It’s not always necessary for the Heroine and Hero to both have a secret/internal issue. Sometimes it’s just one or the other. In Twilight, Bella is a normal girl; Edward has a secret. But in the subplot romance of Bella and Jacob, both Bella and Jacob have an internal issue. Jacob has a secret identity. Bella’s issue is that she’s still in love with Edward. In the Bella/Edward romance, they are able to overcome their external and internal problems, whereas Bella/Jacob are not. (Obviously the Bella/Jacob love story could not stand alone and still have the required HEA, but as a subplot, it works. Romances can have bittersweet, unhappy for now, or even unhappily ever after subplots for the third wheel. Usually, though a HEA is implied even for the loser of a love triangle, unless the rival was a Baddie.)
This Grid is solely for Obligatory Scenes. It could easily be expanded along the y-axis to include all the beats of a standard Narrative Arc. Several of the Obligatory Scenes are also usually broken up into successive scenes in a standard length novel.
The First Kiss can be extended into a sequence in either direction: The First Look, the First Touch, the First Time to First Base, the First Time Making Love, the Second Time Making Love…and so on. In Romantic Erotica, the first sex scene might occur about two seconds after the Cute Meet. A Sweet Romance might replace the First Kiss scene with a gentle holding-hands gesture, and the couple might not kiss until the final scene when the preacher says: “You may kiss the bride!”
A Romance trilogy that follows the same couple may extend the later beats, such as Kiss, Fight, Commitment and Betrayal, several times, with a new arc in each book. The true HEA is withheld until the last book in the series.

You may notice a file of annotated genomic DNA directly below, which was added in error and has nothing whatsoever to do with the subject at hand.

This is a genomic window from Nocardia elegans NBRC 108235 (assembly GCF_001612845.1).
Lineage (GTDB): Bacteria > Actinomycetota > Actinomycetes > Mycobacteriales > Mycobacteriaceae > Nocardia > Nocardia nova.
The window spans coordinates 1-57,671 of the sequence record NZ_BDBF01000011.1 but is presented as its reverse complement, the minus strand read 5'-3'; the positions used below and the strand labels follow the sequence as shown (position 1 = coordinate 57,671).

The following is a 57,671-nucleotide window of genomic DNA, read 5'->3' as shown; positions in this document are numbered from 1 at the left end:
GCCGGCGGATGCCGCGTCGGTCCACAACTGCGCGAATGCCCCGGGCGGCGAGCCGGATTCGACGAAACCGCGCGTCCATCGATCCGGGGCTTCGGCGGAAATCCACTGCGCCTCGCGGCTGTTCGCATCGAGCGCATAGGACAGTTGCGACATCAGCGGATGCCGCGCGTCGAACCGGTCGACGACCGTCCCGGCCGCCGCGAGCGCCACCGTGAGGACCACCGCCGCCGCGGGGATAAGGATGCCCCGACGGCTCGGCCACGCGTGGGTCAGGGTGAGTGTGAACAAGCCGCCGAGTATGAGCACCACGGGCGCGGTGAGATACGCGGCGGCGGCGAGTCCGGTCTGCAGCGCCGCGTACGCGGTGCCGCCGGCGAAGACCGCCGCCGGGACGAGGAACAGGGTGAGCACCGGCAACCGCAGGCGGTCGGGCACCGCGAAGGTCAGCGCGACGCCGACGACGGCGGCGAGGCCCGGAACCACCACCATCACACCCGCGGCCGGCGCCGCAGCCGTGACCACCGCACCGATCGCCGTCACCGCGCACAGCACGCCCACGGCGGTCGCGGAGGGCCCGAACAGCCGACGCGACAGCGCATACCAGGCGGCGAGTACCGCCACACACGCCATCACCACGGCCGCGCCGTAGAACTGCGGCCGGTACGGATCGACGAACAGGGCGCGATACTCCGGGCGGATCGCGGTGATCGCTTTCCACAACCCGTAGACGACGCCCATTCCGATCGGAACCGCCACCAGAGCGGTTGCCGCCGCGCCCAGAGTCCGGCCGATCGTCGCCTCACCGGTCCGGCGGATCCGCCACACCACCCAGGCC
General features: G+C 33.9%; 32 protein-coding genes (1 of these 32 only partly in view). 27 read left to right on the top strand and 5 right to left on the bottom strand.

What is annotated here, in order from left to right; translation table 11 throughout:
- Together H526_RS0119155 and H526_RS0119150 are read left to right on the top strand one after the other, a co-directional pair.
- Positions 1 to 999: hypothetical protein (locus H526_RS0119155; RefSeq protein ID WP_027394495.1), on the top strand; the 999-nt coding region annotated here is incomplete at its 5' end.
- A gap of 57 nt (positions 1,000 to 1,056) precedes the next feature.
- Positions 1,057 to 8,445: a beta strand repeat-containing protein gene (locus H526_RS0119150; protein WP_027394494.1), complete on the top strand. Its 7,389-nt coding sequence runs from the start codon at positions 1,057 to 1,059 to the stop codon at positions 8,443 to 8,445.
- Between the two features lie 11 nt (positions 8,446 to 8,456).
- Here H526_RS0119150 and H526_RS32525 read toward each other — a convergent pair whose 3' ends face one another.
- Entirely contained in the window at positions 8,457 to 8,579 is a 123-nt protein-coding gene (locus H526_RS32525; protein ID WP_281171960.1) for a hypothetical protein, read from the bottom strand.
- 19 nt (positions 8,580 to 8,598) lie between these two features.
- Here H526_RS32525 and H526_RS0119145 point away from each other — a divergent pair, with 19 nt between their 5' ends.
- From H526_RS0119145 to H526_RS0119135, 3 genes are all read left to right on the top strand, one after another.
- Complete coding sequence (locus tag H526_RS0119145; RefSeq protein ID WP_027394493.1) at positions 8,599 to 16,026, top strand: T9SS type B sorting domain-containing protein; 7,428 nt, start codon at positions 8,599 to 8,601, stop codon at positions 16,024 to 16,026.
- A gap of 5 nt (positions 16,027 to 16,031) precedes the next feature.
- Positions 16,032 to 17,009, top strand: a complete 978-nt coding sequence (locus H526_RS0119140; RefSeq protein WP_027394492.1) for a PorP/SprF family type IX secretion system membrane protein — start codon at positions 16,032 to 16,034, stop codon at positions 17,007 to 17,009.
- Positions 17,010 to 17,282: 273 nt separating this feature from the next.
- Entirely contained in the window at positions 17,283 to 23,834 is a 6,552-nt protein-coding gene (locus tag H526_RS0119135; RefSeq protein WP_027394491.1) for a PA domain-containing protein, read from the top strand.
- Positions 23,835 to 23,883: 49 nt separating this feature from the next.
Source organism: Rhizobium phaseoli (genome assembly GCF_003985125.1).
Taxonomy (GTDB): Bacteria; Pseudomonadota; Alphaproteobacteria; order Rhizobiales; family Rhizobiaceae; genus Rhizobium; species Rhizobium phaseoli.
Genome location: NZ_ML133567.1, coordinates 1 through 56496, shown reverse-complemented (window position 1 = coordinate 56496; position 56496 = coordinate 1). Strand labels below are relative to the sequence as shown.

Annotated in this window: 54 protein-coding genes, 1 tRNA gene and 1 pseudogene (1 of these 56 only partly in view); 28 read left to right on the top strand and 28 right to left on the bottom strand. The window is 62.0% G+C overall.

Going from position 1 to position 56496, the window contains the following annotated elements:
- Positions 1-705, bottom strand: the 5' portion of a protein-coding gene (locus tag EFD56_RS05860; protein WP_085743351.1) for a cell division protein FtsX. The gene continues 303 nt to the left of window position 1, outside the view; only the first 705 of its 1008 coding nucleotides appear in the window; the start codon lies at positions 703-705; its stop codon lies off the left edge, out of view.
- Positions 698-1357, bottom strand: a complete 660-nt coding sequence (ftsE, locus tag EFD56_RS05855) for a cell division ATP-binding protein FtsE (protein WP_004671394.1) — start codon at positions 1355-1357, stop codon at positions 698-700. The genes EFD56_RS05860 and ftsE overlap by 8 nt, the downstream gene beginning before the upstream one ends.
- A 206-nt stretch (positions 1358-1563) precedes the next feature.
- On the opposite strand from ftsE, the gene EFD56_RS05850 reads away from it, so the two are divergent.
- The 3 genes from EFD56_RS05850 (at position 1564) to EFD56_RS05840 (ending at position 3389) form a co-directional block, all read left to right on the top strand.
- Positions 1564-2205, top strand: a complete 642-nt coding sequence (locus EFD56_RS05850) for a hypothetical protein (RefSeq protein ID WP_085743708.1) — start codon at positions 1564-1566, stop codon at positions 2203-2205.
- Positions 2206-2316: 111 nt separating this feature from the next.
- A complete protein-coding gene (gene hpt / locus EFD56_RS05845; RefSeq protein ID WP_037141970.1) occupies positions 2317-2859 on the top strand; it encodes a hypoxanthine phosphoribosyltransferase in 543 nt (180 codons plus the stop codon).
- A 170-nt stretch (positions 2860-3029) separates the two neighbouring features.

There are few stories that aren’t improved by a strong romance; but this does not make every story a Romance in the sense of belonging to the Romance Genre, i.e. a book that would be shelf-mates with Bodice Rippers and Regencies.
The same distinction coheres to the difference between a Fantasy novel with a strong romance (what we might call a romantic Fantasy) and a Fantasy Romance. The former may be High Fantasy or Urban Fantasy or Epic Fantasy, albeit with a satisfying romantic subplot. The latter is a Bodice Ripper with dragons.
By the way, I intend no condescension by the term Bodice Ripper. My purpose is not pour forth contempt upon the Romance Genre, as a cheap way of making some other kind of book look more sophisticated by implication. I enjoy Fantasy and I enjoy Romance, and I like most ways of combining the two. The distinction is not terribly important to me as a reader. As a writer, however, it is very important, since the genres target overlapping but different readerships.
Genre Romance will have the Romance front and center to the plot. It will usually be the first element introduced and the last element resolved, but even if a subplot appears on stage first, or a battle with the Baddie adds the finishing touch to the climax, the Heroine and Hero realizing their love for one another will be the most important and highly developed storyline in the novel.
This means—by necessity—all other storylines will be less developed. In a Fantasy or Science Fiction or Historical novel, that means that if the book is Genre Romance, the worldbuilding, scientific exploration, or historical events will be less complex than in a straight Fantasy, Science Fiction or Historical novel. This is isn’t because Romance writers are idiots who can’t research history, science or mythology, it’s part of the Genre requirements. It meets the needs and expectations of Romance Genre readers.